Rest Stop by Ana Crouch Ureña
Since I can remember, I’ve spent summers at my grandmother’s house on the coast. It’s a long drive, but this year will be the last time I make it. Mimi died in the spring. I was so upset, I even told my students about her. I was as surprised as they to find myself recounting how Mimi came to the US as a war bride. Really, I knew almost nothing about it; she never talked about that time.
Mimi was the one who got me into Classical Studies. She used to read to me from a beat-up Bullfinch’s Mythology, and I used to dream of Cupid and Psyche, of Perseus and Medusa. I am to clean out her old beach bungalow, and I hope to find the book among her things. It was not at her house in Charlotte. I haven’t seen it in years, actually, but when she died I remembered it, and I’ve been looking out for it since.
Mimi left all her grandchildren a moderate bequest, and in addition, for each of her other grandchildren, she left some specific gift. But she left nothing in particular for me. I think if I can find the book, it will serve. I can tell myself she expected me to find it.
I pull into a crowded rest area somewhere in North Carolina. It’s one of those places just off the highway, with a squat brick building housing the bathroom, another the concessions. I buy a Coke, walk back to my car holding the bottle against the back of my neck, letting it drip down my back. I look for some shade under which to park my car for a while. For months I’ve been suffering from a persistent exhaustion for which no one can find a cause. Far at the back of the parking lot, behind the bathrooms, behind the semis, there are some spindly loblolly pines and elms. I decide I can rest there a while.
It’s hot enough to peel paint, even in the shade. I recline in my driver’s seat and point all the air conditioning vents at my arms. I close my eyes, and turn my face into the crook of my elbow where there is a pool of dimness.
But soon there is a rapping on the glass of my window. Standing there is a man. He’s in a Hawaiian shirt, his hair close-cropped and tending more towards salt than pepper, pudgy stomach distended over the belt of his cargo shorts, and he is bespectacled, with the mild, sweet face of a person with something to ask of you. I wish I hadn’t opened my eyes. I don’t want to roll down my window. I don’t want to be rude, though. When I press the button, I touch it a second too long, and the window rolls all the way down rather than the three inches I intended.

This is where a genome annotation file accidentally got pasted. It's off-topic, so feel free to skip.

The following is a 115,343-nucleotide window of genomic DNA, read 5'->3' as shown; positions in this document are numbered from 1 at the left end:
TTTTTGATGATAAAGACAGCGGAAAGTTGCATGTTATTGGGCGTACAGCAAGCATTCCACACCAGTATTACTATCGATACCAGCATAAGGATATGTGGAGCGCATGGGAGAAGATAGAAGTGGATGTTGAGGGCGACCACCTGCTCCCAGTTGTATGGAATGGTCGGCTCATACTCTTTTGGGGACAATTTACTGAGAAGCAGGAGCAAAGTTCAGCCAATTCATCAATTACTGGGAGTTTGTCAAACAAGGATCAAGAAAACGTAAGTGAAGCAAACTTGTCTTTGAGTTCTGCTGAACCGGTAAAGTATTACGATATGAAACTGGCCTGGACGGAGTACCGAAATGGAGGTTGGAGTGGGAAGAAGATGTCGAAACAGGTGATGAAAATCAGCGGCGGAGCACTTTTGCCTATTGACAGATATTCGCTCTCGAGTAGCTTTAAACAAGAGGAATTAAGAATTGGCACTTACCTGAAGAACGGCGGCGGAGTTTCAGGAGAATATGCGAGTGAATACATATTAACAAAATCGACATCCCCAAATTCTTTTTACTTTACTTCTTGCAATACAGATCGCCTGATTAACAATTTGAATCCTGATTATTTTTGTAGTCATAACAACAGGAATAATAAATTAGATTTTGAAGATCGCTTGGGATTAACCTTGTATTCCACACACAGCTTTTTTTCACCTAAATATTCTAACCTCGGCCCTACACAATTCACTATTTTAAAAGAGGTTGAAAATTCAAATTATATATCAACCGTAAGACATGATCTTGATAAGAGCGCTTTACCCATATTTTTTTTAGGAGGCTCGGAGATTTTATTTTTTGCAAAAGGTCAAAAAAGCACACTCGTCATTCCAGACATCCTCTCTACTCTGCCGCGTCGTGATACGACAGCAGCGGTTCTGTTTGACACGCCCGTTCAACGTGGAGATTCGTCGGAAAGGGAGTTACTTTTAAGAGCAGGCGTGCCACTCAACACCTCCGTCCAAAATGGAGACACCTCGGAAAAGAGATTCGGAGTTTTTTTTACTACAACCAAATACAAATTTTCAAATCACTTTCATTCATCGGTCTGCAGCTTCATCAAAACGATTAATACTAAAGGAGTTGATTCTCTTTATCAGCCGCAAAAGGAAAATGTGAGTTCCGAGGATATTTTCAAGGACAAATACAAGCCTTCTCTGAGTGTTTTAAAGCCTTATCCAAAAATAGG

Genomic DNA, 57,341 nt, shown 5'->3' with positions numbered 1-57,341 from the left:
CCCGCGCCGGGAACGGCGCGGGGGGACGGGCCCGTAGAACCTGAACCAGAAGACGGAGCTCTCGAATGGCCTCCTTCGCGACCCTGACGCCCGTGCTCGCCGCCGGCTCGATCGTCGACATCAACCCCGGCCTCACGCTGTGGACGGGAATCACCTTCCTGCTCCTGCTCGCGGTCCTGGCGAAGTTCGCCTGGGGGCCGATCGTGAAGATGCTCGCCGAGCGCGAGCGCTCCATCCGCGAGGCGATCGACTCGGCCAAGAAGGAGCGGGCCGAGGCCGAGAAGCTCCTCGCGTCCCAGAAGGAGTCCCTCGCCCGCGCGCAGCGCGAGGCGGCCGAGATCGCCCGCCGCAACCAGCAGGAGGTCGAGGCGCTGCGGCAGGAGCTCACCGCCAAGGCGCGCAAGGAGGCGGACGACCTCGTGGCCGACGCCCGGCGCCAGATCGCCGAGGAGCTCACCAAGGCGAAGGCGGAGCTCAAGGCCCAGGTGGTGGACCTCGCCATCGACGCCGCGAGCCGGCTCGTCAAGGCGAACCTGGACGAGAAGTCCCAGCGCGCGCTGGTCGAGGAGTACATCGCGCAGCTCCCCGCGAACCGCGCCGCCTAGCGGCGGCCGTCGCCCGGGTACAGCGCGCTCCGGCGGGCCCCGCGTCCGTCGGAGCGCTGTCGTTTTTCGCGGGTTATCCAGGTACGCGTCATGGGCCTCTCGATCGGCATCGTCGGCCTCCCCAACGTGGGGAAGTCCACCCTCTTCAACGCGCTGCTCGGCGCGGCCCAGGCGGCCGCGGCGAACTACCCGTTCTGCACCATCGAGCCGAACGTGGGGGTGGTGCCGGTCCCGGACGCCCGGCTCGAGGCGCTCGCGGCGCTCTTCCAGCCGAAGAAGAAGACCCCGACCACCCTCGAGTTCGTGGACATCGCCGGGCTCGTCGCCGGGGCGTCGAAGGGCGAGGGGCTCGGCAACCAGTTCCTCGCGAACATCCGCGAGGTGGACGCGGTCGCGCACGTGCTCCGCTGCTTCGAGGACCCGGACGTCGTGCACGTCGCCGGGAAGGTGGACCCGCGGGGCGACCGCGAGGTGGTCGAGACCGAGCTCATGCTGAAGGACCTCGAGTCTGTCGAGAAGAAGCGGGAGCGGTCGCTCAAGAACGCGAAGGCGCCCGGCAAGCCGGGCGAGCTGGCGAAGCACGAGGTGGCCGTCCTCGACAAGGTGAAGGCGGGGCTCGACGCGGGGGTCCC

“Can I help you?” I ask.
“Hey,” he says, leaning down and putting his elbows on my window sill, “I saw you getting a drink.” He lets a beat pass, and then, in a voice made low by excitement or shame, he asks, “Do you wanna come to my truck for a little bit?” He leans away, turns his body in the direction of the trucks, which sit huge, heavy, gleaming in their spaces. People walk in and out of the bathrooms, sticky children, nice mothers, none of them look over here. They seem very far just now.
He reaches into my car and touches my hair. I recoil, and he draws his hand away, looking confused.
“No,” I say, emphatically. I roll my window up, and I feel so embarrassed for both of us. A part of me even wants to apologize to him, as if his problems are my responsibility. I’m sorry, sir, that you mistook me for a prostitute. He stands on the other side of the glass a moment, then, rather uncertainly, gives me the finger. I almost laugh. Normally, I’m a very calm person, and I know how to laugh things off. So I don’t know where this sudden, boiling fury comes from. I wish I could tell him what errand I was on my way to do, and I wonder if it would make any difference. I am not a person of any particular faith, but I can’t stop feeling like this trip to Mimi’s house is a sort of pilgrimage, and now this ugliness, which I will always remember, has marred it.
I’m furious, and then this pain starts at the back of my head. In a moment it’s as if someone were pressing a live coal to the skin at my crown, and it spreads downwards like something boiling over. I hear myself moaning. Something bad is happening to me: the thought seems to come from a great distance, lazily. I have to get help.